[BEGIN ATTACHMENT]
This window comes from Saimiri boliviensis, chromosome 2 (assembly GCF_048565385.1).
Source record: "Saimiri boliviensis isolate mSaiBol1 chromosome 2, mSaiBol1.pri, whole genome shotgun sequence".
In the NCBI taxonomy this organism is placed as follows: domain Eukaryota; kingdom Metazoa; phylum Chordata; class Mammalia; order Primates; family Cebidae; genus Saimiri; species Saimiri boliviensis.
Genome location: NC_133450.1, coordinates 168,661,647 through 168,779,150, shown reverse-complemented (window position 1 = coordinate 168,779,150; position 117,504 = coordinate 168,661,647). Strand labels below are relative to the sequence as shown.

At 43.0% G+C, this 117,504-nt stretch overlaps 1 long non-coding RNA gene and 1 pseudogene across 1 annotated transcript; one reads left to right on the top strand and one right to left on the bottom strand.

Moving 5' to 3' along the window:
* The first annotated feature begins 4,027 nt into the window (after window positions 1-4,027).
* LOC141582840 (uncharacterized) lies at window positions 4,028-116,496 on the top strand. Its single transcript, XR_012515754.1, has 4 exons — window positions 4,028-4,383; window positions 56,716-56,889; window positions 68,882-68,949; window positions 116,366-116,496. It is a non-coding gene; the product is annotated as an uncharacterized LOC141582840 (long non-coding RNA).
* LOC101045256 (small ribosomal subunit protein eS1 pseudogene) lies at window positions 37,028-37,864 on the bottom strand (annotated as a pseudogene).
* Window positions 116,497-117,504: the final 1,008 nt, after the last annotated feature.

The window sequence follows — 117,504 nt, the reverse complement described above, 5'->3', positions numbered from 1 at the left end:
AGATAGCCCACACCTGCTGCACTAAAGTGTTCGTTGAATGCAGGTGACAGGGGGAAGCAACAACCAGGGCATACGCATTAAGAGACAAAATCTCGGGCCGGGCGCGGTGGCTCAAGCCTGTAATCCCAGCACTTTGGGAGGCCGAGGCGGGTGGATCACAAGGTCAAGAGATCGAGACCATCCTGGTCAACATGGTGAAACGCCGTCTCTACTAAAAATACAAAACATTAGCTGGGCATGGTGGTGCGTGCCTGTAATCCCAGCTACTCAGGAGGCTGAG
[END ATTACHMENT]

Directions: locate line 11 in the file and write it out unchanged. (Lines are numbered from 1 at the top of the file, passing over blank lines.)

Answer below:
The window sequence follows — 117,504 nt, the reverse complement described above, 5'->3', positions numbered from 1 at the left end: